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Starred Review. Fred Rogers, the "gentle icon" of public television's Mister Rogers' Neighborhood, taught generations of children and their parents how to express feelings and relate to others in a positive way. Rogers was also an ordained Presbyterian minister who regularly studied the important spiritual thinkers and shared his faith with an eclectic range of adult friends. Madigan, a journalist with the Fort Worth Star-Telegram, became one of those friends after writing a piece on Rogers and Captain Kangaroo (Bob Keeshan) in 1995. Soon Madigan and Rogers were corresponding, and Madigan reprints here many of their letters and e-mails. They built a warm, supportive friendship, one that nourished Madigan through his self-doubt "Furies" and the difficult death of his dear brother. As Rogers grieved for Madigan's losses and several of his own, the two taught each other about the beauty of giving and receiving "unconditional regard" from a beloved friend. So close did they become that readers may share Madigan's shock at discovering that Rogers was gravely ill—too weak for a last visit before his death in 2003. Even if readers don't feel their day-to-day lives transformed by this luminous memoir, in times of grief or of loss they'll know which book on their shelf to turn to. (Sept.)
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The title of this memoir derives from Tim Madigan's request to Mister Rogers: "Will you be proud of me?" Rogers said yes, of course, and thanked Madigan for "offering so much of yourself to me." Although I'm Proud of You could have fallen into Hallmark treacle, it instead compassionately recounts the spiritual friendship that developed between the two men and offers a portrait of Rogers's exemplary character. Especially poignant are Madigan's recounting of his personal visits with Rogers and his difficult relationship with his brother. "It's here that Madigan writes most powerfully, with raw, universal emotion," notes the New York Times Book Review. Even if the memoir's message is familiar (a few critics compared the book to Mitch Albom's Tuesdays With Morrie), it is an inspiration on many levels.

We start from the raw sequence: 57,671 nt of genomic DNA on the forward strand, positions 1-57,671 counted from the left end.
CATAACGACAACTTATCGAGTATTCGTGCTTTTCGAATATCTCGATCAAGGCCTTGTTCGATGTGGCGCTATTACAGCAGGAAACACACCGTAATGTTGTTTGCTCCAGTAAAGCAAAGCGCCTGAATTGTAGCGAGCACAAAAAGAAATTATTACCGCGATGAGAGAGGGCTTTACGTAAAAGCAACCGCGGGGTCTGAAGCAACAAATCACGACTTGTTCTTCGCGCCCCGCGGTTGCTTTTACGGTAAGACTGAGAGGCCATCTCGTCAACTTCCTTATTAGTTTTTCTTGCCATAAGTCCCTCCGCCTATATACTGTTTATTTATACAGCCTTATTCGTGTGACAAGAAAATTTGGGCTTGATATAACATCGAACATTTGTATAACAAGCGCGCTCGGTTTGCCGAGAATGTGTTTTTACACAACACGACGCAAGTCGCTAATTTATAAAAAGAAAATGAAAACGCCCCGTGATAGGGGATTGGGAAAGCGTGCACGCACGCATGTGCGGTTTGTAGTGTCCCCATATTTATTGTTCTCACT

Copyright © 2004 Phillips & Nelson Media, Inc. --This text refers to an out of print or unavailable edition of this title.See all Editorial Reviews
This book is a great challenge to love deeply and fully while we have the chance. I'm thankful for Tim Madigan's transparency and for the life of Fred Rogers. Read morePublished 16 hours ago by Rendi Hahn
I canot even begin to tell you what a MUST READ this book is. Tim Madigan had me hooked by page 2. My only word of caution is, don't read this on the airplane unless you're ok with... Read morePublished 5 days ago by Brandon Scott Thomas
Having two children who grew up with Mr. Roger's Neighborhood, it was wonderful reading about his spiritual strength and integrity that directed all that he did in his life as well... Read morePublished 11 days ago by Susan P.
This audio CD is read by someone other than Tim Madigan. No offense but it doesn't have the feeling of someone who wrote a book like this. Read morePublished 2 months ago by Ben V Hoff
I didn't necessarily grow up with Mr. Rogers, but reading this book makes you wish you had really known him in real life. Read morePublished 4 months ago by Abby